Dr. John Murray was once a professor at Princeton Theological Seminary, who because of creeping liberalism in that institution joined with a number of other fine scholars to found Westminster Theological Seminary. John Murray served on the faculty there for many decades as Professor of Theology, writing many excellent books that have served the church well for decades. A life-long bachelor, he finally retired at age 75, moved back to his homeland of Scotland, and married a woman about half his age. Less than two years later they had a child. I think he felt that he had given God the best 75 years of his life; now it was time to have a little fun. Unfortunately, his heart couldn’t take all that excitement, and a few years later he died.12
Granted, this is a most unusual case, but it demonstrates that it is possible to honor God with singleness if you have the gift, and then marry at a later time. Single-minded singleness has its advantages.
[Paul’s final words draw out an important principle…]
4. Singles have the option of marriage (7:36-40). This is a particularly difficult paragraph because the Greek is ambiguous and it’s impossible to know for sure whether he’s talking about a marriage arranged by a parent or a voluntary one between a man and his fiancée. I believe the man in view is the fiancé of the virgin, who is considering the possibility of marriage with her. These verses then summarize what Paul has already taught. In my estimation, the best English translations of these verses are found in the ESV, NRSV, and NLT. I will provide the NRSV rendering of 7:36-38: “If anyone thinks that he is not behaving properly toward his fiancee,13 if his passions are strong, and so it has to be, let him marry as he wishes; it is no sin. Let them marry. But if someone stands firm in his resolve, being under no necessity but having his own desire under control, and has determined in his own mind to keep her as his fiancee, he will do well. So then, he who marries his fiancee does well; and he who refrains from marriage will do better.” Paul’s point is that an engaged couple is free to decide whether to marry or remain single. Everyone likes to have the freedom to choose, so here Paul leaves the choice up to believers. Both options are viable and permissible.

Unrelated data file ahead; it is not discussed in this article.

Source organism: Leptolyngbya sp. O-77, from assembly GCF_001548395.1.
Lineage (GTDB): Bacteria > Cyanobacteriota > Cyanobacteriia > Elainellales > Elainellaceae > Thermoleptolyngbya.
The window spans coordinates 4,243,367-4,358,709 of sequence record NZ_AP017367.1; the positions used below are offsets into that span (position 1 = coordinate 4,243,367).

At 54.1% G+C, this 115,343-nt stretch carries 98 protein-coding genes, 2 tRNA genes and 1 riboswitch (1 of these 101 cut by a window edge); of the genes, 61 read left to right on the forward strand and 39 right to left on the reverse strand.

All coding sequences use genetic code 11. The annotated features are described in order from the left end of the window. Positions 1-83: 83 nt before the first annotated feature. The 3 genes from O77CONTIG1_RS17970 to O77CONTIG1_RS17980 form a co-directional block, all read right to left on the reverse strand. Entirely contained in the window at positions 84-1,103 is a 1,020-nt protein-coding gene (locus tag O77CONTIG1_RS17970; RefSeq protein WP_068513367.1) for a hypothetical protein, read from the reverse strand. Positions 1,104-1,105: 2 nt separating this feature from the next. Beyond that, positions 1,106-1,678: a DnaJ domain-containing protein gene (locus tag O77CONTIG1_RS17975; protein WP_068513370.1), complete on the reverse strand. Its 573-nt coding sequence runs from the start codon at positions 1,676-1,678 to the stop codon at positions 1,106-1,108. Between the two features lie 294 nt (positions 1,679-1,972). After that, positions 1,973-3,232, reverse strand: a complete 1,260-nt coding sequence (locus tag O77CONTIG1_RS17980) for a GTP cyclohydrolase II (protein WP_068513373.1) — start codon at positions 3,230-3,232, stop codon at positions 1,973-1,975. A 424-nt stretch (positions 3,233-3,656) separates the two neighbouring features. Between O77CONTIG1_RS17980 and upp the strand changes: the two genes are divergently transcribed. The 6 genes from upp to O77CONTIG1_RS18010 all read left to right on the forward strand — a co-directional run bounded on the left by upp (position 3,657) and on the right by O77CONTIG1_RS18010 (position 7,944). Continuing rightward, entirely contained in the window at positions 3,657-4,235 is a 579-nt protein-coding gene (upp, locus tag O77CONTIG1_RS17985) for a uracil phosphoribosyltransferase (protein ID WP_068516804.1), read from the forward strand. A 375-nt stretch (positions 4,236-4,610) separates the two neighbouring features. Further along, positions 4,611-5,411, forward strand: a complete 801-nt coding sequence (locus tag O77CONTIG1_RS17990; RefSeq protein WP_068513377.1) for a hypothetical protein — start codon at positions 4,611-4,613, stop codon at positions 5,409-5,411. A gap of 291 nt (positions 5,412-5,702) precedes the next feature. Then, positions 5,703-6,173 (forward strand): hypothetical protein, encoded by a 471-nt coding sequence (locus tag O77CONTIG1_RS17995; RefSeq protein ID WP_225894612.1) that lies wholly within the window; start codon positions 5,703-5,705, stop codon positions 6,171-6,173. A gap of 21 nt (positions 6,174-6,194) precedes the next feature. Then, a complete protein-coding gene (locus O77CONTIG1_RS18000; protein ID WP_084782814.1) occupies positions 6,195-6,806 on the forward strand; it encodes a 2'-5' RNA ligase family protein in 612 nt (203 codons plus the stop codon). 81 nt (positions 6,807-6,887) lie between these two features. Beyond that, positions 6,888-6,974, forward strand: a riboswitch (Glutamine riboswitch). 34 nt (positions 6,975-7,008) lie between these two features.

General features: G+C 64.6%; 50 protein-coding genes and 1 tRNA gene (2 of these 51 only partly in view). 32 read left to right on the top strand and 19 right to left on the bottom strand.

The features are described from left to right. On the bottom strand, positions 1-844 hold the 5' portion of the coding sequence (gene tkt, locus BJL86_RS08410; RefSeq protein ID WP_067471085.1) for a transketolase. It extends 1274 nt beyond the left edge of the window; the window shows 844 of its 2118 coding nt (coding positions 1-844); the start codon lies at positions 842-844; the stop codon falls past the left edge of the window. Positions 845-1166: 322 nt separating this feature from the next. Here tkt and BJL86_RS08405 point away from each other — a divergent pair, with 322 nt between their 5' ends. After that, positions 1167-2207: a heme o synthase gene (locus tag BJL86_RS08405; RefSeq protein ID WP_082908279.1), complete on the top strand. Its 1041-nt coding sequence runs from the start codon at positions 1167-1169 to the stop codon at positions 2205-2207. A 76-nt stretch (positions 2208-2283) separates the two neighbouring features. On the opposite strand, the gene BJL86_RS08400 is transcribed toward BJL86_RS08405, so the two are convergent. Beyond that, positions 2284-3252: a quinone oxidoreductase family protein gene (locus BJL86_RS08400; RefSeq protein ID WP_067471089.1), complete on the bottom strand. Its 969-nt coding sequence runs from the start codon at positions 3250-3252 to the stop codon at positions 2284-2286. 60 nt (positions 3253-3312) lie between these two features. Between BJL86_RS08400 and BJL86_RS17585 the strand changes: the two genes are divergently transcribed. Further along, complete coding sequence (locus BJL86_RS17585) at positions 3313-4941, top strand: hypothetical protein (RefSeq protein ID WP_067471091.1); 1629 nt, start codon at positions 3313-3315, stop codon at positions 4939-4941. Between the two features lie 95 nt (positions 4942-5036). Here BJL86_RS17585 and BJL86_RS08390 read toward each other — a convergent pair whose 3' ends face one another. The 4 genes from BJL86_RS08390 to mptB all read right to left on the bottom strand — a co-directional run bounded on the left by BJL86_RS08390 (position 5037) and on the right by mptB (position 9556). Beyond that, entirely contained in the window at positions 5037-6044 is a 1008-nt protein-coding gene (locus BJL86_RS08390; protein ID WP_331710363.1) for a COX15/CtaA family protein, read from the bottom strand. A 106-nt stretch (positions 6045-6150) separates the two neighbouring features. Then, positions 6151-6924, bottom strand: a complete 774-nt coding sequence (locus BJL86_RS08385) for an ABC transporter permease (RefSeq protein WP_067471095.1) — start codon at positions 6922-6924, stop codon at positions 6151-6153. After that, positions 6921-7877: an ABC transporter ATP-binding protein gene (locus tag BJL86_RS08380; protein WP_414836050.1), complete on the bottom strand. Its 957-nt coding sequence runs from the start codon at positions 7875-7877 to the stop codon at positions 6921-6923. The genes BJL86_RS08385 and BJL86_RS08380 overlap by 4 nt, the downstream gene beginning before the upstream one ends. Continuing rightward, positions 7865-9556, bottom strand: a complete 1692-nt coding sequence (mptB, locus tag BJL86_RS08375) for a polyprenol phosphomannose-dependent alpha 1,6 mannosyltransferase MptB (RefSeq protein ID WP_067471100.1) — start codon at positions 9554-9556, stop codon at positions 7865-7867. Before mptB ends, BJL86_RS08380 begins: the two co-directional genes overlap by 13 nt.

In 7:39-40, Paul concludes this chapter and his section on marriage and singleness with these words:
“A wife is bound as long as her husband lives; but if her husband is dead, she is free to be married to whom she wishes, only in the Lord. But in my opinion she is happier if she remains as she is; and I think that I also have the Spirit of God.” Paul wants to leave the topic of marriage, divorce, and remarriage with an emphasis on his two most important thoughts: marriage is for life and Christians should only marry Christians. Married people and singles both need to come to grips with these points. Of course, he isn’t here dealing with the two biblical exceptions: sexual immorality (Matt 5:32; 19:9) and desertion (1 Cor 7:12-16). He is envisioning the ideal circumstances—death is the only condition that frees a person for remarriage. Even then the freedom is not total, for a believer is to marry only another believer, whether it’s a first marriage or a second. That doesn’t mean simply that one must marry a person who believes in God; rather, it means the potential marriage partner must have a personal relationship with Jesus Christ. I would also urge every widow (or widower) to only remarry a spouse that is at least a spiritual equal.
The truth is there are many excellent reasons to not marry. It is better not to marry…
than to marry a nonbeliever.14
than to marry someone who will hinder your relationship with Christ or your service for Him.
than to marry someone without the commitment to give completely of yourself to that person.
than to marry for the wrong motive.